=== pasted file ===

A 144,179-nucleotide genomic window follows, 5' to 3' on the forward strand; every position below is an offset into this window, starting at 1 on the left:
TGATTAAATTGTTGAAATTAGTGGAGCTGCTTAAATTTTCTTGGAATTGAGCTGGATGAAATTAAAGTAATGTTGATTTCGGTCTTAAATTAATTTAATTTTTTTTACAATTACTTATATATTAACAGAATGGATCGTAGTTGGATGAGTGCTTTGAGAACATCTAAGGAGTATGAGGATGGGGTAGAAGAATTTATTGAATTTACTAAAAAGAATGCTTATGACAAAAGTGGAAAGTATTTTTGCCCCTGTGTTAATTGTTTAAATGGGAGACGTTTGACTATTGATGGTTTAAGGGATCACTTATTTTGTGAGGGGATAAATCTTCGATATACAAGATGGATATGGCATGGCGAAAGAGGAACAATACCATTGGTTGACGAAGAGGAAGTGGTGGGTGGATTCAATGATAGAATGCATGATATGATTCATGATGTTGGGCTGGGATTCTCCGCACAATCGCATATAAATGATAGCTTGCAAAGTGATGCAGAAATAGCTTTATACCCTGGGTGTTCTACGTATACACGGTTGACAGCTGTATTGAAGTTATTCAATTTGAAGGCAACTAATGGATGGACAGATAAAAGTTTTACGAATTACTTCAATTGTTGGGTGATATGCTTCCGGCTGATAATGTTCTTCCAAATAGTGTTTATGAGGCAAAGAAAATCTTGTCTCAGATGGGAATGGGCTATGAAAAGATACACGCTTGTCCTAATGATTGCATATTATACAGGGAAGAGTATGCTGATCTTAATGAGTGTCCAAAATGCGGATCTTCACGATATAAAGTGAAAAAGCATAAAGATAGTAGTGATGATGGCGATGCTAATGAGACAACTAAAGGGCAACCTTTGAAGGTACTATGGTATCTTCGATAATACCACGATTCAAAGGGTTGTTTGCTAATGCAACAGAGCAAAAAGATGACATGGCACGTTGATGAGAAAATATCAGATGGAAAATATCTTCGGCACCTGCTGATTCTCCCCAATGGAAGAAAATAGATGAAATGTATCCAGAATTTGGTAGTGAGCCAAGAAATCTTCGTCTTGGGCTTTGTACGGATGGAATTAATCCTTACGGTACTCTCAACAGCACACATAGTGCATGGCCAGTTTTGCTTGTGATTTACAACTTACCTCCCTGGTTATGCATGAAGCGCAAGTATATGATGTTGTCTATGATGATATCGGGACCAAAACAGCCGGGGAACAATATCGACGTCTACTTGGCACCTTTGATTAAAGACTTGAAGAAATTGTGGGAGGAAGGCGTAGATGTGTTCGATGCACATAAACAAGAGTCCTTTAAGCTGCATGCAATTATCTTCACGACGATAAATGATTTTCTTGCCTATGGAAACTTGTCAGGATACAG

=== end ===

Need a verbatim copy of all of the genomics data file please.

A 144,179-nucleotide genomic window follows, 5' to 3' on the forward strand; every position below is an offset into this window, starting at 1 on the left:
TGATTAAATTGTTGAAATTAGTGGAGCTGCTTAAATTTTCTTGGAATTGAGCTGGATGAAATTAAAGTAATGTTGATTTCGGTCTTAAATTAATTTAATTTTTTTTACAATTACTTATATATTAACAGAATGGATCGTAGTTGGATGAGTGCTTTGAGAACATCTAAGGAGTATGAGGATGGGGTAGAAGAATTTATTGAATTTACTAAAAAGAATGCTTATGACAAAAGTGGAAAGTATTTTTGCCCCTGTGTTAATTGTTTAAATGGGAGACGTTTGACTATTGATGGTTTAAGGGATCACTTATTTTGTGAGGGGATAAATCTTCGATATACAAGATGGATATGGCATGGCGAAAGAGGAACAATACCATTGGTTGACGAAGAGGAAGTGGTGGGTGGATTCAATGATAGAATGCATGATATGATTCATGATGTTGGGCTGGGATTCTCCGCACAATCGCATATAAATGATAGCTTGCAAAGTGATGCAGAAATAGCTTTATACCCTGGGTGTTCTACGTATACACGGTTGACAGCTGTATTGAAGTTATTCAATTTGAAGGCAACTAATGGATGGACAGATAAAAGTTTTACGAATTACTTCAATTGTTGGGTGATATGCTTCCGGCTGATAATGTTCTTCCAAATAGTGTTTATGAGGCAAAGAAAATCTTGTCTCAGATGGGAATGGGCTATGAAAAGATACACGCTTGTCCTAATGATTGCATATTATACAGGGAAGAGTATGCTGATCTTAATGAGTGTCCAAAATGCGGATCTTCACGATATAAAGTGAAAAAGCATAAAGATAGTAGTGATGATGGCGATGCTAATGAGACAACTAAAGGGCAACCTTTGAAGGTACTATGGTATCTTCGATAATACCACGATTCAAAGGGTTGTTTGCTAATGCAACAGAGCAAAAAGATGACATGGCACGTTGATGAGAAAATATCAGATGGAAAATATCTTCGGCACCTGCTGATTCTCCCCAATGGAAGAAAATAGATGAAATGTATCCAGAATTTGGTAGTGAGCCAAGAAATCTTCGTCTTGGGCTTTGTACGGATGGAATTAATCCTTACGGTACTCTCAACAGCACACATAGTGCATGGCCAGTTTTGCTTGTGATTTACAACTTACCTCCCTGGTTATGCATGAAGCGCAAGTATATGATGTTGTCTATGATGATATCGGGACCAAAACAGCCGGGGAACAATATCGACGTCTACTTGGCACCTTTGATTAAAGACTTGAAGAAATTGTGGGAGGAAGGCGTAGATGTGTTCGATGCACATAAACAAGAGTCCTTTAAGCTGCATGCAATTATCTTCACGACGATAAATGATTTTCTTGCCTATGGAAACTTGTCAGGATACAG